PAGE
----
Sure as Autumn Flame

5 weeks to words

ImageA hot air balloon emerging from the mist,
Perhaps this is what reality looks like under all that morphine.

For months I’ve buried the stirrings of an emotional connect beneath the daily grind,
Only for a fatal incident to open my eyes to the love from friends and others close to my heart  I nearly left behind,
Through morphine and painkillers those memories are fleeting, but real,
As they etched themselves into my heart to remember, to heal.

My friends, you came and chatted, how I hung on to those conversations,
They remind me of our shared laughter and enjoyable moments,
How we’ve grown and paved our path to future destinations;
These I’ve neglected, all in the name of blinded pursuits for success and accomplishments,
And to close a chapter on love and all other emotions.

The days at home can be long and empty,
Filled with images and thoughts but alas they are so damn flighty;
You came by and spent the hours with me when I’m stuck at home and my brain so laggy,
Not my best state, with the world through my eyes turning topsy-turvy.

Touched – I was, a quiet peace that accompanied your presence,
You saw my before and aftermath, never again;
Eight lives I’ve gambled, granted with one – to love, to cherish, to put a smile on others’ faces,
To tell the stories the world ought to hear, and know somewhere, somehow I’ve made a tiny difference.

Stay if you plan to stay, don’t come and go,
The body’s battered, there leaves only the soul.
The former I can play, the latter I keep within,
Bit by bit revealed, through encounters thick and thin.

The recovery path might have seemed easy and nice;
Masked through optimism, character and moments I fantasize;
There have been minutes of frustration, worry and agony,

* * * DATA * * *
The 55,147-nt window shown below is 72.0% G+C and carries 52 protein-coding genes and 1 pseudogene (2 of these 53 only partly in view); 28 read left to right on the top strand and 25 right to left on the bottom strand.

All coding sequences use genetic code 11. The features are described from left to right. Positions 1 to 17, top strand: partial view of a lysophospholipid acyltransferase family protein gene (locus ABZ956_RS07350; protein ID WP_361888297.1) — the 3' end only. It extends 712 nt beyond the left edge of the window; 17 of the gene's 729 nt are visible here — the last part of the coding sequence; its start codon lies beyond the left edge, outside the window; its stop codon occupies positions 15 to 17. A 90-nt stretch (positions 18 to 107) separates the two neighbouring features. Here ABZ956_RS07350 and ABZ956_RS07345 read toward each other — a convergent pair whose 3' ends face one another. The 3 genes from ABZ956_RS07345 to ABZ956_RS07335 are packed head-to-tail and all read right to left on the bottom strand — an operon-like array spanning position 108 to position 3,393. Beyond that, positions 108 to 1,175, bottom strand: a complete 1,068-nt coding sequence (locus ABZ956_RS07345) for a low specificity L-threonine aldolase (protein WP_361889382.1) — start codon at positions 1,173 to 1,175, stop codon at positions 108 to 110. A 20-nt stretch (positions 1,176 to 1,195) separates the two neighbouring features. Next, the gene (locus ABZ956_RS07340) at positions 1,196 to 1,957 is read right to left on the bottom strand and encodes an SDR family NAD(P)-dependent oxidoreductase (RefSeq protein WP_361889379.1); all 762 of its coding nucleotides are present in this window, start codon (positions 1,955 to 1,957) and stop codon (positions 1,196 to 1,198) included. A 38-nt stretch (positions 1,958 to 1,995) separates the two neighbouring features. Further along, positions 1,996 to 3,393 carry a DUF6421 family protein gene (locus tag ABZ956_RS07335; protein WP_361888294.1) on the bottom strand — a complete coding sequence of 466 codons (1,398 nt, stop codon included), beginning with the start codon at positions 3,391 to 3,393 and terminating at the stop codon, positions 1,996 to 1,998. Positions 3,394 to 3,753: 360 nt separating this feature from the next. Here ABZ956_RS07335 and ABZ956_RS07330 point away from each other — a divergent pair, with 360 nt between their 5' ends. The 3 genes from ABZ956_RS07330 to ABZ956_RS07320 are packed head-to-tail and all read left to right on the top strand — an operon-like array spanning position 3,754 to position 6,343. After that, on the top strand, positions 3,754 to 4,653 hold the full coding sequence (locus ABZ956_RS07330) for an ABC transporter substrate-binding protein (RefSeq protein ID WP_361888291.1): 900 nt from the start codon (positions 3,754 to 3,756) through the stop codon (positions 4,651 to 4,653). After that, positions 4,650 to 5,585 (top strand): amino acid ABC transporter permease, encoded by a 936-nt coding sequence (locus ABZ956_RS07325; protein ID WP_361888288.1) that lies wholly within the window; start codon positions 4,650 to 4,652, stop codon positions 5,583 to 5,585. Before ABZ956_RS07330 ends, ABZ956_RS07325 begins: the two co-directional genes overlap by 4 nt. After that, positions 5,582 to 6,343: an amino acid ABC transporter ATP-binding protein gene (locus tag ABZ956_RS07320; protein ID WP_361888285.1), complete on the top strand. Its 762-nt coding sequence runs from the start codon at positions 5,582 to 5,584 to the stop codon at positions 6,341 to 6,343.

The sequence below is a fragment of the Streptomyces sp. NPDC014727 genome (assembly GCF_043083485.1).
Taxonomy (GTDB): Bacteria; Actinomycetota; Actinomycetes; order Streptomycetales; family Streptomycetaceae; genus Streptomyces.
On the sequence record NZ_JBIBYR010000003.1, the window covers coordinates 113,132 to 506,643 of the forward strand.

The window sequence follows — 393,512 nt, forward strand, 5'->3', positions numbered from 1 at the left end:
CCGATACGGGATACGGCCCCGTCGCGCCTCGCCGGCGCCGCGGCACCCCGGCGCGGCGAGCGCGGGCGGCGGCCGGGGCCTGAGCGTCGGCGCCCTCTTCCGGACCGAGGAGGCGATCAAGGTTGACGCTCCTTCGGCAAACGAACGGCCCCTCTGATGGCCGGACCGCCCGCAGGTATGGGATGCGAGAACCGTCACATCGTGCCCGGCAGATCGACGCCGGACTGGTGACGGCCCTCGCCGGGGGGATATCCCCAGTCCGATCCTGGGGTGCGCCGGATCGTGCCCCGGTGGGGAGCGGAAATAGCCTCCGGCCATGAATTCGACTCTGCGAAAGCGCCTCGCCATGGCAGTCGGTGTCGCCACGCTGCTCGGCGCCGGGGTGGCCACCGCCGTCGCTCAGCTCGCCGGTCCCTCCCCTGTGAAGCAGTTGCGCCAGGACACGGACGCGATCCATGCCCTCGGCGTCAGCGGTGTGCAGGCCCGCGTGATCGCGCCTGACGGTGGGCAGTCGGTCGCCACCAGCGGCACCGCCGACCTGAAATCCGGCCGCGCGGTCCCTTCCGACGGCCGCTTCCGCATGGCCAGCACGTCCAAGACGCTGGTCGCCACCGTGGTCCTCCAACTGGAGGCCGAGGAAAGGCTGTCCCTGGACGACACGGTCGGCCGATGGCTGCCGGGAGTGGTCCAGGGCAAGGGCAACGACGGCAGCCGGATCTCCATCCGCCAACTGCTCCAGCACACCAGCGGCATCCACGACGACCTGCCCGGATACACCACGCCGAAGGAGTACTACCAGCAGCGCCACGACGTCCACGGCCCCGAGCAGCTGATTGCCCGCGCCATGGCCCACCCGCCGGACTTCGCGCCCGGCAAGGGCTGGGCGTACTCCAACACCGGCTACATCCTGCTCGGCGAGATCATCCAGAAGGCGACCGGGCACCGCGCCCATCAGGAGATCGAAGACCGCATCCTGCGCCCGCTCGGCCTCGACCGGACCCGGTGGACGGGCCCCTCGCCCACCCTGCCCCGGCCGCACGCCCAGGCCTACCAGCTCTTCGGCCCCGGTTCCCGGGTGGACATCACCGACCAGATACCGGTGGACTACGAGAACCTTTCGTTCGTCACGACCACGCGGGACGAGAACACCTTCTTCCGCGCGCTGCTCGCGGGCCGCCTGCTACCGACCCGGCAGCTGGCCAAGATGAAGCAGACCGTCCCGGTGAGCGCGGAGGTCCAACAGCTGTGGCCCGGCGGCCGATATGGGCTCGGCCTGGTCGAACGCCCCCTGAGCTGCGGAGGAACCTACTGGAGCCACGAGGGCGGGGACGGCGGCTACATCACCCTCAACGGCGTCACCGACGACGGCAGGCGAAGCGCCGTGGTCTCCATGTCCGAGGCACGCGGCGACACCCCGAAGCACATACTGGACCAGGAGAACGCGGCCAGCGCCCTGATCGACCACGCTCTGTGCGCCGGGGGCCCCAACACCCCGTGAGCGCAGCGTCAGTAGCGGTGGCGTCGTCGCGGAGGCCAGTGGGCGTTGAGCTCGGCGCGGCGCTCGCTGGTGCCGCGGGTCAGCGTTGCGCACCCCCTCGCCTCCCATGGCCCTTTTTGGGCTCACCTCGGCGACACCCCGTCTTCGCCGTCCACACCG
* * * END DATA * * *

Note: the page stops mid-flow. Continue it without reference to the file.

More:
The fear of losing myself – intelligence, pace and musicality,
The tremble in my veins, not seeing my past wordsmith and ideas surface…

The mind could draw a blank just like that,
I find myself searching my memory banks as though I’ve misplaced the catalogue for them,
Like a confused librarian who has nothing on her hand,
I leave my search to prayers and hope,
While I re-teach myself to think the way I did again.


Post-Surgery: Recalling the accident

For the record, I have no memories of falling off my bicycle. This is similar to a car accident I was in nine years ago, when the left side of my head went into trauma because it was at the point of collision between two cars. One car accident, a trained guard-dog that lunged at me and left a cut in my left eye-lid, a knee operation to repair a torn ligament from a wakeboarding injury, and a brain surgery later – I’ve pretty much chalked up one too many trips to Accident & Emergency units the past 9 years.

I digressed. I flew off the bicycle I was travelling downslope on 12 days ago, after letting the other cyclists fly past me and attempting to slow down. The only thing I remembered – skirting a pothole and wobbling on the bike. I woke up hours later gagging on a breathing pipe stuck down my throat in hospital.